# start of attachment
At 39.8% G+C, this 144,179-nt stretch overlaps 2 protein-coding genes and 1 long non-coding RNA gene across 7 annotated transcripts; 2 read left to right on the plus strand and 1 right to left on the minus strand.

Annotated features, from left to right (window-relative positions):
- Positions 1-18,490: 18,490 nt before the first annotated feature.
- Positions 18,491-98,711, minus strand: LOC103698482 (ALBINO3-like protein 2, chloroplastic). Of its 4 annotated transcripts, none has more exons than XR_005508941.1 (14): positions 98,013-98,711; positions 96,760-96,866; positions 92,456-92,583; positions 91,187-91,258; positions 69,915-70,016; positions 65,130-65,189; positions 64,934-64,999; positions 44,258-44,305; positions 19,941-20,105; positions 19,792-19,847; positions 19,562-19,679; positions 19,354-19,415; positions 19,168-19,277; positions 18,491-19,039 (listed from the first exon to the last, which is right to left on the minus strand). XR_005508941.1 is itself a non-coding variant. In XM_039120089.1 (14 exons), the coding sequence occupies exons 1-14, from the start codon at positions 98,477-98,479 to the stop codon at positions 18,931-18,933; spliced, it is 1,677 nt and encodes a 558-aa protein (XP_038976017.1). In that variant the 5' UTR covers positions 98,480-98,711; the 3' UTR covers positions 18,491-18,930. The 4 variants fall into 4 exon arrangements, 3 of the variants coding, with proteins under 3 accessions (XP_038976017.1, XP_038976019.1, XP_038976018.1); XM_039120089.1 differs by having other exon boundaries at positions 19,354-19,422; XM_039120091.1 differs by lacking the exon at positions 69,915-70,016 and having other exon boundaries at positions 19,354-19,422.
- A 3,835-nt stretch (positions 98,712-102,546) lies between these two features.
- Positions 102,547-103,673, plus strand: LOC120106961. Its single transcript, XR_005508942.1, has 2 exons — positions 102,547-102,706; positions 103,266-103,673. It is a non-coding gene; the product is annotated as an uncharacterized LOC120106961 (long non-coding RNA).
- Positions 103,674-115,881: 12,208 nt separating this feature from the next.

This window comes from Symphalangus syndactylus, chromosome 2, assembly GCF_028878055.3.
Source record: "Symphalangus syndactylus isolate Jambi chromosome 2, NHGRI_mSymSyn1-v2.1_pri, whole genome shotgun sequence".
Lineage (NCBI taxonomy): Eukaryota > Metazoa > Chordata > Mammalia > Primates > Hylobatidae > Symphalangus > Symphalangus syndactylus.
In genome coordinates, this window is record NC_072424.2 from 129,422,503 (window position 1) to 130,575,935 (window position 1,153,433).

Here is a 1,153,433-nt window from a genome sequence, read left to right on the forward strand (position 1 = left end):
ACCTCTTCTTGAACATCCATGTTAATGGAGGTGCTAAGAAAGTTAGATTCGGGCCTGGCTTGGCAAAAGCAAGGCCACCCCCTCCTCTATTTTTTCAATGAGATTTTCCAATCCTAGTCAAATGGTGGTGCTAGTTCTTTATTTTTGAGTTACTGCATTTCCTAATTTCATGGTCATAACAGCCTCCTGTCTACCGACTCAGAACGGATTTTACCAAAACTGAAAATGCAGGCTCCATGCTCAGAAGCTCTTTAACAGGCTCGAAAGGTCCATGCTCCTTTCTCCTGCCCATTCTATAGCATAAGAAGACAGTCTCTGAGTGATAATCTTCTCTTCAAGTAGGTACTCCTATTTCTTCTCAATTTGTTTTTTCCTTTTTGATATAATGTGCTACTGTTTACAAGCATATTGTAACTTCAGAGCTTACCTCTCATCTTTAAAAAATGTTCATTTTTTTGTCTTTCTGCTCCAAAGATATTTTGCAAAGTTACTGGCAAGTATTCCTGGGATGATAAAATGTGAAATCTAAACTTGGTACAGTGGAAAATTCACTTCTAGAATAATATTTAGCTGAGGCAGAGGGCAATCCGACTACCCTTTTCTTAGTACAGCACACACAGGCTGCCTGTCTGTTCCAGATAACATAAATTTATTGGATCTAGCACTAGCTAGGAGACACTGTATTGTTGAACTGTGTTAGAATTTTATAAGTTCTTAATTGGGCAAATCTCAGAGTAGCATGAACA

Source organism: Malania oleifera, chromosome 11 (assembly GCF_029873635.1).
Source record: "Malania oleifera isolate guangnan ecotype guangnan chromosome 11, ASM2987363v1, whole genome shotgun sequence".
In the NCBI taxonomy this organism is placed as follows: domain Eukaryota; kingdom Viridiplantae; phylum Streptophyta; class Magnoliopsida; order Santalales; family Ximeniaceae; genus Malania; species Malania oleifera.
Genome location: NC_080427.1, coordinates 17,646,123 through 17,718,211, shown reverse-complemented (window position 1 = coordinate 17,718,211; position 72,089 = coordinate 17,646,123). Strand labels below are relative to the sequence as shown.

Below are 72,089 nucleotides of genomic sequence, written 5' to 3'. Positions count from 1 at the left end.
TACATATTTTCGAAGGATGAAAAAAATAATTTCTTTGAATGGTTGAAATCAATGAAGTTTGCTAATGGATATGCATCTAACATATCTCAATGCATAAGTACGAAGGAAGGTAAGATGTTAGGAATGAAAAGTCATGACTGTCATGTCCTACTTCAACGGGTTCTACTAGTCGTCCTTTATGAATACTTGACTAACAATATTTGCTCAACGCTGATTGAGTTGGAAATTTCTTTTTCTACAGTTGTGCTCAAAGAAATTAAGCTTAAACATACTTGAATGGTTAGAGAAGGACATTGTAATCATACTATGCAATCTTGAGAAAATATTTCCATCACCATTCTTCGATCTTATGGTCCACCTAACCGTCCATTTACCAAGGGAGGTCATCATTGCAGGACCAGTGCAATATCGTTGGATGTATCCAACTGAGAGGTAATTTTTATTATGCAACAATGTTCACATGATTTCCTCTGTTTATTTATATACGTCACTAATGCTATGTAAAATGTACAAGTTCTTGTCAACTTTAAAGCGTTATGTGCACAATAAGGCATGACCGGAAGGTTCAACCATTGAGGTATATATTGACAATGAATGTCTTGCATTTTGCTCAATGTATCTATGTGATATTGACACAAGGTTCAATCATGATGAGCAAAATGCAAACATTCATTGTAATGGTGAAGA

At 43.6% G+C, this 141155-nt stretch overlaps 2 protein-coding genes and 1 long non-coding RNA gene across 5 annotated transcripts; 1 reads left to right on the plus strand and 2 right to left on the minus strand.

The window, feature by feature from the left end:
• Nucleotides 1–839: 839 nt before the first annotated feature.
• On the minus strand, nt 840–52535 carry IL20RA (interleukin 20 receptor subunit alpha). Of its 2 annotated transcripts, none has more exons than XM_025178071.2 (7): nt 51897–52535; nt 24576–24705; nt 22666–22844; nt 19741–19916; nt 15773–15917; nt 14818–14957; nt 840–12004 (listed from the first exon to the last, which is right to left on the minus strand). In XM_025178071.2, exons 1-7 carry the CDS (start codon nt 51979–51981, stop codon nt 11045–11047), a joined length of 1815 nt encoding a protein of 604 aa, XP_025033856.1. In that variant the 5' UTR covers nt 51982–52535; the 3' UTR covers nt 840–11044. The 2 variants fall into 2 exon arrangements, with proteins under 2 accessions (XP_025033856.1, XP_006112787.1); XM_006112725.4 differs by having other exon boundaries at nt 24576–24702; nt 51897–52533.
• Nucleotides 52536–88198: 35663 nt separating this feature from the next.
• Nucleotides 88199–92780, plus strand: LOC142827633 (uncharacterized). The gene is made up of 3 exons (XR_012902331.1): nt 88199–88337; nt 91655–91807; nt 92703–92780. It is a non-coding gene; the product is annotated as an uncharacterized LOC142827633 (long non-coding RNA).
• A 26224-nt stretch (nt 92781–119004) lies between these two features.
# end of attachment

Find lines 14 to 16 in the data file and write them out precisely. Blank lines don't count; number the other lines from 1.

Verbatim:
Source organism: Malania oleifera, chromosome 11 (assembly GCF_029873635.1).
Source record: "Malania oleifera isolate guangnan ecotype guangnan chromosome 11, ASM2987363v1, whole genome shotgun sequence".
In the NCBI taxonomy this organism is placed as follows: domain Eukaryota; kingdom Viridiplantae; phylum Streptophyta; class Magnoliopsida; order Santalales; family Ximeniaceae; genus Malania; species Malania oleifera.